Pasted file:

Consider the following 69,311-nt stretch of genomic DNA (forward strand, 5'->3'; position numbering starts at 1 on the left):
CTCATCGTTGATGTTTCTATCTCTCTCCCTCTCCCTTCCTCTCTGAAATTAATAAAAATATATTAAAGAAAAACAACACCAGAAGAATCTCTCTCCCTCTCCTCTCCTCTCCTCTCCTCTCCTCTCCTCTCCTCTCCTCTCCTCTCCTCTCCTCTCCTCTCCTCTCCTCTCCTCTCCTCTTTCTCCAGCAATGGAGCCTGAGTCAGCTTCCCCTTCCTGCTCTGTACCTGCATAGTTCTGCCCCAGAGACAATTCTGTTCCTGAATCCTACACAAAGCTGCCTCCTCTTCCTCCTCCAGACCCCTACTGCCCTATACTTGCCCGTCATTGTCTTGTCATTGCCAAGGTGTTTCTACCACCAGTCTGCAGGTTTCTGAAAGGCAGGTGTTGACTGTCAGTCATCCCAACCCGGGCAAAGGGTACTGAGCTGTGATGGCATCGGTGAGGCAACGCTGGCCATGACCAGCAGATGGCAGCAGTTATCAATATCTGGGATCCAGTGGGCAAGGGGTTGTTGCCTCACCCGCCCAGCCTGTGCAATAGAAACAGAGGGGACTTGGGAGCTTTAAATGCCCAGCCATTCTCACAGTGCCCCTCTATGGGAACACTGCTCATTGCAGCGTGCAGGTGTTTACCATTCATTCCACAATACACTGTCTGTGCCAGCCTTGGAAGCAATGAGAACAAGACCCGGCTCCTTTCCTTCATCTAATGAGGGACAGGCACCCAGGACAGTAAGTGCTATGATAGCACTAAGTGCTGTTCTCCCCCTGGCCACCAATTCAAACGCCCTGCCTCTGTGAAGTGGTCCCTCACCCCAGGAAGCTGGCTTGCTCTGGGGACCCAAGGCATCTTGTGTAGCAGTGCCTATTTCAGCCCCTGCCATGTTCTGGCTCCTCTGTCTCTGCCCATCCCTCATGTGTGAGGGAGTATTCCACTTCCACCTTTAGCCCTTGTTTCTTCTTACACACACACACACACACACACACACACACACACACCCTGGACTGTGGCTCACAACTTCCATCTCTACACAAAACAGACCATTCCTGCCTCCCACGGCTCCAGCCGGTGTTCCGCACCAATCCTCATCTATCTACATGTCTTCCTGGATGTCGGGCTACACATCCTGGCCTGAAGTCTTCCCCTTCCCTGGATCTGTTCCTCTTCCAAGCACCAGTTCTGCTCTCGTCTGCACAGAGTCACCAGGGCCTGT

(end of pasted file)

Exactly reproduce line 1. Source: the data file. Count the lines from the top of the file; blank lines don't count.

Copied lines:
Consider the following 69,311-nt stretch of genomic DNA (forward strand, 5'->3'; position numbering starts at 1 on the left):